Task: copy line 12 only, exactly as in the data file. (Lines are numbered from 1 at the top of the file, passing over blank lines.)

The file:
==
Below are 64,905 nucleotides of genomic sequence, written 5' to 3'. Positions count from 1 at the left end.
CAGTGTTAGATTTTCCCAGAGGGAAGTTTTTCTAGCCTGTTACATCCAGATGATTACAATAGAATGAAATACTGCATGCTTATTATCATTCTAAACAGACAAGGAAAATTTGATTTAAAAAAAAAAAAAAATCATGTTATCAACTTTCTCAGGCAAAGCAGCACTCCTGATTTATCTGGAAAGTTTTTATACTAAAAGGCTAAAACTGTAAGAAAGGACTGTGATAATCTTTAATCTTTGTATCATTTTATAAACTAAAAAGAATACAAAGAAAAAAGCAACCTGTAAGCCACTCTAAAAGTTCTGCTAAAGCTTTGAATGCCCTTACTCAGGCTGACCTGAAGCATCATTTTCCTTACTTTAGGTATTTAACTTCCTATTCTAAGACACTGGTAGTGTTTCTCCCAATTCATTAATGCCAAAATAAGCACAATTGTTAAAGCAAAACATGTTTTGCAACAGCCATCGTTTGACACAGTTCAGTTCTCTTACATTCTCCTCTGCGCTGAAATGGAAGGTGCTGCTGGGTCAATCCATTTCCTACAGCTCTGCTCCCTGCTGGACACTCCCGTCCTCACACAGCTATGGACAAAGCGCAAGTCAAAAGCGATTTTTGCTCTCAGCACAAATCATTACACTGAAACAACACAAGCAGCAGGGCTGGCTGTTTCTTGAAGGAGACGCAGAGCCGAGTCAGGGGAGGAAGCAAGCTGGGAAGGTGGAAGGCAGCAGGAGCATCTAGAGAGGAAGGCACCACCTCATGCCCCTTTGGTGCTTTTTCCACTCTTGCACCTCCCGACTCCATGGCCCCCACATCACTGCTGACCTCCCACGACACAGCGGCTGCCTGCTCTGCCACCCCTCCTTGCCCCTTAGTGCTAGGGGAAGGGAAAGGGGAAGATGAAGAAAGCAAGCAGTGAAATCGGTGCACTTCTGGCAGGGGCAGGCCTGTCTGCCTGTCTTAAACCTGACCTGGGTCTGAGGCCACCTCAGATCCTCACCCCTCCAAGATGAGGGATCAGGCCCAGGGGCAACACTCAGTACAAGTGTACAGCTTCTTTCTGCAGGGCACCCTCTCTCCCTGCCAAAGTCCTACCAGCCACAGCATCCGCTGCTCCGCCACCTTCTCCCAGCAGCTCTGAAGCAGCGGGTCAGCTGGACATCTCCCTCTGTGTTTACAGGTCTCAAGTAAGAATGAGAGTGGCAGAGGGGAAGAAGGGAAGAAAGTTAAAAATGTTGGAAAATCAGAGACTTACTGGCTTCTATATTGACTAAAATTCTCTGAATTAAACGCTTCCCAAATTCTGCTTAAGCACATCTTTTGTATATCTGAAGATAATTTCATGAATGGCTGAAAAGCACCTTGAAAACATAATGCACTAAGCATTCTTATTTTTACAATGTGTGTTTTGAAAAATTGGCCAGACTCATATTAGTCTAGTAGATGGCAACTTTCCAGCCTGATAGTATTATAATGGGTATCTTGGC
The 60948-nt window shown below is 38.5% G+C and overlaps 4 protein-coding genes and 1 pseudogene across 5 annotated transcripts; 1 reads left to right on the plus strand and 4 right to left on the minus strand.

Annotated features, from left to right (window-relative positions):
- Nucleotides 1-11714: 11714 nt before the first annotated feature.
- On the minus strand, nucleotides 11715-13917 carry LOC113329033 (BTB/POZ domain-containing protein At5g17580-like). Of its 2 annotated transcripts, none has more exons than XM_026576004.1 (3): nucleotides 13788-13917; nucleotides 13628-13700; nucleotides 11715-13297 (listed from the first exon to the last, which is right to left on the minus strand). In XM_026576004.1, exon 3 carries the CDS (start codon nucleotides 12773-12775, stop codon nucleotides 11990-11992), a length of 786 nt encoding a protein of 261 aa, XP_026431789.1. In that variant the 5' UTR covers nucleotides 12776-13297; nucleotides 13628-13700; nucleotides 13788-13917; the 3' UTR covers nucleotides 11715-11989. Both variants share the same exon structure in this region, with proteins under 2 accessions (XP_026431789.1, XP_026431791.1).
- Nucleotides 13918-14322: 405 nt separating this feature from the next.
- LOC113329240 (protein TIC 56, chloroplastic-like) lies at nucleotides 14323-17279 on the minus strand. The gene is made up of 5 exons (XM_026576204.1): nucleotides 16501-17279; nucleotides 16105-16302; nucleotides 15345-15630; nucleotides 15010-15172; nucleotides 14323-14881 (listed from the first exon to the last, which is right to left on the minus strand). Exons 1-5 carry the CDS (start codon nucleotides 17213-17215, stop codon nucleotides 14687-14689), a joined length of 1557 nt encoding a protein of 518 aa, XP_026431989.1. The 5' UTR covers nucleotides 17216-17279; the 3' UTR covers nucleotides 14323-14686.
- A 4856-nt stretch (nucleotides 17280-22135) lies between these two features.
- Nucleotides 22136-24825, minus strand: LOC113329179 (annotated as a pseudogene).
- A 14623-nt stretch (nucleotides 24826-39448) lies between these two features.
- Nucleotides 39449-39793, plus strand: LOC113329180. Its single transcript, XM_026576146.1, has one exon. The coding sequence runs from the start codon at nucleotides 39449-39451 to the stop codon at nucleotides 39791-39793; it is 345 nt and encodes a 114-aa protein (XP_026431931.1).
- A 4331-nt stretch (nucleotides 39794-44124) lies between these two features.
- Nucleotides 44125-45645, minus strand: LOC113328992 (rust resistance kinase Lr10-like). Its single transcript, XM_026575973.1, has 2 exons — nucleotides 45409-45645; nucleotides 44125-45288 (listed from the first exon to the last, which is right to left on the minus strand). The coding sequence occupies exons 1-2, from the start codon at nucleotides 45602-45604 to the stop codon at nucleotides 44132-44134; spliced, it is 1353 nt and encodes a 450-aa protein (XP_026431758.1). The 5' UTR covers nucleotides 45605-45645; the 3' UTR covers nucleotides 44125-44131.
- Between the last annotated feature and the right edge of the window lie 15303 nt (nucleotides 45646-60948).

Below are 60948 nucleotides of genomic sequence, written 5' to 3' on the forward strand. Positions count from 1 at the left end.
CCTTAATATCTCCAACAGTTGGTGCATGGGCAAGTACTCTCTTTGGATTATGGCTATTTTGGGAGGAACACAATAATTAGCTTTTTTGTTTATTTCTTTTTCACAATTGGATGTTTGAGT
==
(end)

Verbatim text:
- Nucleotides 39449-39793, plus strand: LOC113329180. Its single transcript, XM_026576146.1, has one exon. The coding sequence runs from the start codon at nucleotides 39449-39451 to the stop codon at nucleotides 39791-39793; it is 345 nt and encodes a 114-aa protein (XP_026431931.1).